The True Blue Scouts of Sugar Man Swamp
By Kathi Appelt, illustrated by Jennifer Bricking
Published 2013 by Atheneum Books for Young Readers
Chap Brayburn is reeling after the death of his beloved grandfather, Audie. Not only that, but Sonny Boy Beaucoup has plans to level Chap's house - and the family business - to make an alligator wrestling arena and theme park. Meanwhile, Bingo and J'miah, two of the famous Scouts, begin to hear some rumbles and know they must undertake a mission to wake up the Sugar Man and protect the swamp.
I know I have mentioned a time or two (or twenty) that talking animals are not my favorite type of fantasy. Despite that, however, I continue to try reading them because, every once in a while, I am pleasantly surprised (just wait for my forthcoming review of Mr. and Mrs. Bunny - Detectives Extraordinaire!). In addition to my willingness to continue to subject myself to this kind of fantasy, I had previously listened to Appelt's first book, The Underneath, and, despite my misgivings about the subgenre, thoroughly enjoyed it. Coupled with the buzz surrounding this one (new releases by Newbery winners and honorees always get some buzz), I requested the e-galley of this one and gave it a try.
There is no denying that Appelt truly has a talent for storytelling. The short chapters and the various story threads work well in this novel and in a way that I think will be appealing for young readers. Appelt's writing also succeeds in establishing place - I'm a relatively new Texan and can't say I've ever visited the swampy parts of Texas, but everything about Appelt's description of the land and creatures seemed spot-on to me. I truly enjoyed nearly everything about the way this story was written.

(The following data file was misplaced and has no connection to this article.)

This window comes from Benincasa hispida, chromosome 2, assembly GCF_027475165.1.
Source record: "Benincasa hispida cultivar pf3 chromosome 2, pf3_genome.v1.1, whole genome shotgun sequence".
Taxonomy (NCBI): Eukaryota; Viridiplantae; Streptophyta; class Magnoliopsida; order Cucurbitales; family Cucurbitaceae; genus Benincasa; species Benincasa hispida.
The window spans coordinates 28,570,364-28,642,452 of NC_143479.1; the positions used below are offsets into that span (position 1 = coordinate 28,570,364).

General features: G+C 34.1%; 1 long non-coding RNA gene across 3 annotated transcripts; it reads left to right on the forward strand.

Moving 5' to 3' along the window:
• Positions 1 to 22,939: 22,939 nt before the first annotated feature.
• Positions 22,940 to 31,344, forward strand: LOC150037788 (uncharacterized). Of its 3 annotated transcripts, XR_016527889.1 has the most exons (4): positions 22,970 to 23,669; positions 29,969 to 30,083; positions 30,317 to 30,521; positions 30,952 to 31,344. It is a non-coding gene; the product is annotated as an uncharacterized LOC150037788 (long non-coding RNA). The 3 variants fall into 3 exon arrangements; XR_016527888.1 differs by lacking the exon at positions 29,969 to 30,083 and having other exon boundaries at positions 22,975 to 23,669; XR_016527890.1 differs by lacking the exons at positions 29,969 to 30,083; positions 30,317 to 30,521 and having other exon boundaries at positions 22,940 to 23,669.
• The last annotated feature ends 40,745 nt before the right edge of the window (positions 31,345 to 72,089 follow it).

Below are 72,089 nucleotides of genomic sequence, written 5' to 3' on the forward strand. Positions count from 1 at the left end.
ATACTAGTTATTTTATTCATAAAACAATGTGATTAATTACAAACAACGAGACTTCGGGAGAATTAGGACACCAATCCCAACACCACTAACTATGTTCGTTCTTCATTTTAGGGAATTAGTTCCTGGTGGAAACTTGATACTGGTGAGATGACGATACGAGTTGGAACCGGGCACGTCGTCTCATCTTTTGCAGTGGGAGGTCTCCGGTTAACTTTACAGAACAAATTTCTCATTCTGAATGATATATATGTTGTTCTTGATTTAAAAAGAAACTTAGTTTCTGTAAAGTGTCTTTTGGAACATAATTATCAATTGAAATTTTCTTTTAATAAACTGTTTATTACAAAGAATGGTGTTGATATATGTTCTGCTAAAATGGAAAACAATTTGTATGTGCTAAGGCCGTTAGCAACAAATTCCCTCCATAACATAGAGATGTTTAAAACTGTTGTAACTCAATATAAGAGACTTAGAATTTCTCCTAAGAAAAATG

One area that I thought not as strong as the rest was the characterization. For a novel of this length, I expect some deeper characterization. In this case, the good guys come off as exceedingly good (Chap, Bingo, J'miah), while the bad guys come off as over-the-top villains (Sonny Boy, Jaeger, the hogs). I'd have appreciated a bit more nuance with the characters.
The story itself is interesting and relatively lighthearted. It's a fairly typical look at a boy dealing with his grief and reconfiguring his role in the family. What makes it atypical are the coincidences and strange happenings, as well as the long and involved backstory that brings the characters to where they are in the present. As I mentioned, Appelt is clearly a very skilled storyteller and she weaves everything together nicely.
I didn't love this as much as The Underneath, but it was still a lighthearted and fun fantasy, imbued with Southern charm.
Thanks to the publisher for a digital advance reader's copy, provided via Edelweiss.